I’m a tech guy, sort of. It’s easy for me to read my own ambivalence about the world we’re in today into Turner’s book. I’m cool, right? I like interesting music and read books on intellectual history and am tolerant of people despite my connections to power, right? Managers aren’t so bad. I’ve been a manager. They are necessary. Sometimes they are benevolent and loved. That’s not bad, right? Maybe everything is just fine because we have a mode of social organization that just makes more sense now than what we had before. It’s a nice happy medium between fascism, communism, anarchism, and all the other extreme -ism’s that plagued the 20th century with war. People used to starve to death or kill each other en masse. Now they complain about bad management or, more likely, bad customer service. They complain as if the bad managers are likely to commit a war crime at any minute but that’s because their complaints would sound so petty and trivial if they were voiced without the use of tropes that let us associate poor customer service with deliberate mind-control propaganda or industrial wage slavery. We’ve forgotten how to complain in a way that isn’t hyperbolic.

Maybe it’s the hyperbole that’s the real issue. Maybe a managerialist world lacks catastrophe and so is so frickin’ boring that we just don’t have the kinds of social crises that a generation of intellectuals trained in social criticism have been prepared for. Maybe we talk about how things are “totally awesome!” and totally bad because nothing really is that good or that bad and so our field of attention has contracted to the minute, amplifying even the faintest signal into something significant. Case in point, Alex from Target. Under well-tuned managerialism, the only thing worth getting worked up about is that people are worked up about something. Even if it’s nothing. That’s the news!

So if there’s a critique of managerialism, it’s that it renders the managed stupid. This is a problem.

textual causation

A problem that’s coming up for me as a data scientist is the problem of textual causation.

There has been significant interesting research into the problem of extracting causal relationships between things in the world from text about those things. That’s an interesting problem but not the problem I am talking about.

I am talking about the problem of identifying when a piece of text has been the cause of some event in the world. So, did the State of the Union address affect the stock prices of U.S. companies? Specifically, did the text of the State of the Union address affect the stock price? Did my email cause my company to be more productive? Did specifically what I wrote in the email make a difference?

A trivial example of textual causation (if I have my facts right–maybe I don’t) is the calculation of Twitter trending topics. Millions of users write text. That text is algorithmically scanned and under certain conditions, Twitter determines a topic to be trending and displays it to more users through its user interface, which also uses text. The user interface text causes thousands more users to look at what people are saying about the topic, increasing the causal impact of the original text. And so on.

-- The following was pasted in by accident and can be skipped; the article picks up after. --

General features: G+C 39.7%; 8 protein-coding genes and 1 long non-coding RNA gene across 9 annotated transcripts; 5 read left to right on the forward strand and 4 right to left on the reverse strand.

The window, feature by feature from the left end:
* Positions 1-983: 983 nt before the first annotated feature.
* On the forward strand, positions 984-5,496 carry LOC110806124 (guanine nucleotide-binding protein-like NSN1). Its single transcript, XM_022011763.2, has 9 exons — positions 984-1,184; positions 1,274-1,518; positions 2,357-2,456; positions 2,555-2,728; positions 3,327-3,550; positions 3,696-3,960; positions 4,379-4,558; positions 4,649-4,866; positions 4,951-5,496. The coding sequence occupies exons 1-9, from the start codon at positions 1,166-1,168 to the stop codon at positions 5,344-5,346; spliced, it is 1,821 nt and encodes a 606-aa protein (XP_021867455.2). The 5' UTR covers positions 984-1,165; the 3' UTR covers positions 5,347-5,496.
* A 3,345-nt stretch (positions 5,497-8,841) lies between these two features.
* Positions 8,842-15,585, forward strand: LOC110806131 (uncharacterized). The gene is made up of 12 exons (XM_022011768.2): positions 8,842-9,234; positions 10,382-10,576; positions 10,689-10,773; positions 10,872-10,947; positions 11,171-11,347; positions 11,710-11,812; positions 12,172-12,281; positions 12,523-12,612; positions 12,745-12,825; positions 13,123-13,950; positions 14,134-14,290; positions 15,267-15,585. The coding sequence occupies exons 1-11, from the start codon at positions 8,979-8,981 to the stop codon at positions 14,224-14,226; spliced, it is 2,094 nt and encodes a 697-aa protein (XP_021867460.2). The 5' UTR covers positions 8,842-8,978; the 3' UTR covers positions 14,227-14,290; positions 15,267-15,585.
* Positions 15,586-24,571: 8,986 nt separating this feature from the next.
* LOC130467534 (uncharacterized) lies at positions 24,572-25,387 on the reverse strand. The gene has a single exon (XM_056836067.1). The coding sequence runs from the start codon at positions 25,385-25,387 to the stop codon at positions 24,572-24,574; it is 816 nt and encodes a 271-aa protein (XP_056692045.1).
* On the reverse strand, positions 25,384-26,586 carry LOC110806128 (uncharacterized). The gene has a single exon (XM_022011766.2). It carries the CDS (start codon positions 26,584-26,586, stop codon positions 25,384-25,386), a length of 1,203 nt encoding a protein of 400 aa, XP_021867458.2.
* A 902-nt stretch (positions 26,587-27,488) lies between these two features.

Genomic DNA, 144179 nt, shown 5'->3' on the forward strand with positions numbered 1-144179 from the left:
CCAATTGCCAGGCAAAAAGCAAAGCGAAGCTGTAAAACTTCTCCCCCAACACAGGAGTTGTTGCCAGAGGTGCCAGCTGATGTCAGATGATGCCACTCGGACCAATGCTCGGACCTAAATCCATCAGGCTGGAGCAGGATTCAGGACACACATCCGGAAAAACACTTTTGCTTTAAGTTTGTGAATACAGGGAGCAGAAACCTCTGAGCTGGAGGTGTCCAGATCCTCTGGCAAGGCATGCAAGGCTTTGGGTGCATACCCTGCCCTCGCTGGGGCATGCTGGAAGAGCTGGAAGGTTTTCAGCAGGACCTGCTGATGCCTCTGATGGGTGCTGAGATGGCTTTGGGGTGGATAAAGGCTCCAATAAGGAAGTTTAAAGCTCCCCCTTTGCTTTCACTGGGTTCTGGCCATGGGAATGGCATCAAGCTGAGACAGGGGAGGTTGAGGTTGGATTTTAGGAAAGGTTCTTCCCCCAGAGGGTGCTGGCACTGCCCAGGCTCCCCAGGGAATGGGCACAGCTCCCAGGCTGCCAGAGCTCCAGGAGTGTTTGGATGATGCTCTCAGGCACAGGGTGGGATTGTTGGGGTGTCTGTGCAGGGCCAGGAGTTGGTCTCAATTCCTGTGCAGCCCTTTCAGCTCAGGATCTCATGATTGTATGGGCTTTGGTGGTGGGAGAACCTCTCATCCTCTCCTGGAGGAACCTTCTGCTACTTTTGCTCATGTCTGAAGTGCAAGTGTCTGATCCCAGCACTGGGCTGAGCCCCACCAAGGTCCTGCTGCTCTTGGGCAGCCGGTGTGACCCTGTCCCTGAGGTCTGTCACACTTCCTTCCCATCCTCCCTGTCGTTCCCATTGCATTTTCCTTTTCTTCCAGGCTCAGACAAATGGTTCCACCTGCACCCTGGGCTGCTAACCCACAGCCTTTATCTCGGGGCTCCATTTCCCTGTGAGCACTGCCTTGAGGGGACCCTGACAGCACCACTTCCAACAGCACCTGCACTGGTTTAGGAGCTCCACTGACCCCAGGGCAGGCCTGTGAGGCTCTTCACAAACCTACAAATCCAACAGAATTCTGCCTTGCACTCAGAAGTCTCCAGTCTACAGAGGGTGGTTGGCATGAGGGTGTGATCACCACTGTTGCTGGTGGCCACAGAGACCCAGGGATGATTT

These are some challenges to understanding the causal impact of text:

  • Text is an extraordinarily high-dimensional space with tremendous irregularity in distribution of features.
  • Textual events are unique not just because the probability of any particular utterance is so low, but also because the context of an utterance is informed by all the text prior to it.
  • For the most part, text is generated by a process of unfathomable complexity and interpreted likewise.
  • A single ‘piece’ of text can appear and reappear in multiple contexts as distinct events.

I am interested in whether it is possible to get a grip on textual causation mathematically and with machine learning tools. Bayesian methods theoretically can help with the prediction of unique events. And the Pearl/Rubin model of causation is well integrated with Bayesian methods. But is it possible to use the Pearl/Rubin model to understand unique events? The methodological uses of Pearl/Rubin I’ve seen are all about establishing type causation between independent occurrences. Textual causation appears to be as a rule a kind of token causation in a deeply integrated contextual web.

Perhaps this is what makes the study of textual causation uninteresting. If it does not generalize, then it is difficult to monetize. It is a matter of historical or cultural interest.

But think about all the effort that goes into communication at, say, the operational level of an organization. How many jobs require “excellent communication skills.” A great deal of emphasis is placed not only on that communication happens, but how people communicate.

One way to approach this is using the tools of linguistics. Linguistics looks at speech and breaks it down into components and structures that can be scientifically analyzed. It can identify when there are differences in these components and structures, calling these differences dialects or languages.

analysis of content vs. analysis of distribution of media